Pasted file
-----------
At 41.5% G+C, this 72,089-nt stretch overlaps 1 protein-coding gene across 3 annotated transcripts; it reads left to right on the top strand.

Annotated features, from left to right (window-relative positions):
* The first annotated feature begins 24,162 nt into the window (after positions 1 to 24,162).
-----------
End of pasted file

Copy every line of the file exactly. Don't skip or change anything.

At 41.5% G+C, this 72,089-nt stretch overlaps 1 protein-coding gene across 3 annotated transcripts; it reads left to right on the top strand.

Annotated features, from left to right (window-relative positions):
* The first annotated feature begins 24,162 nt into the window (after positions 1 to 24,162).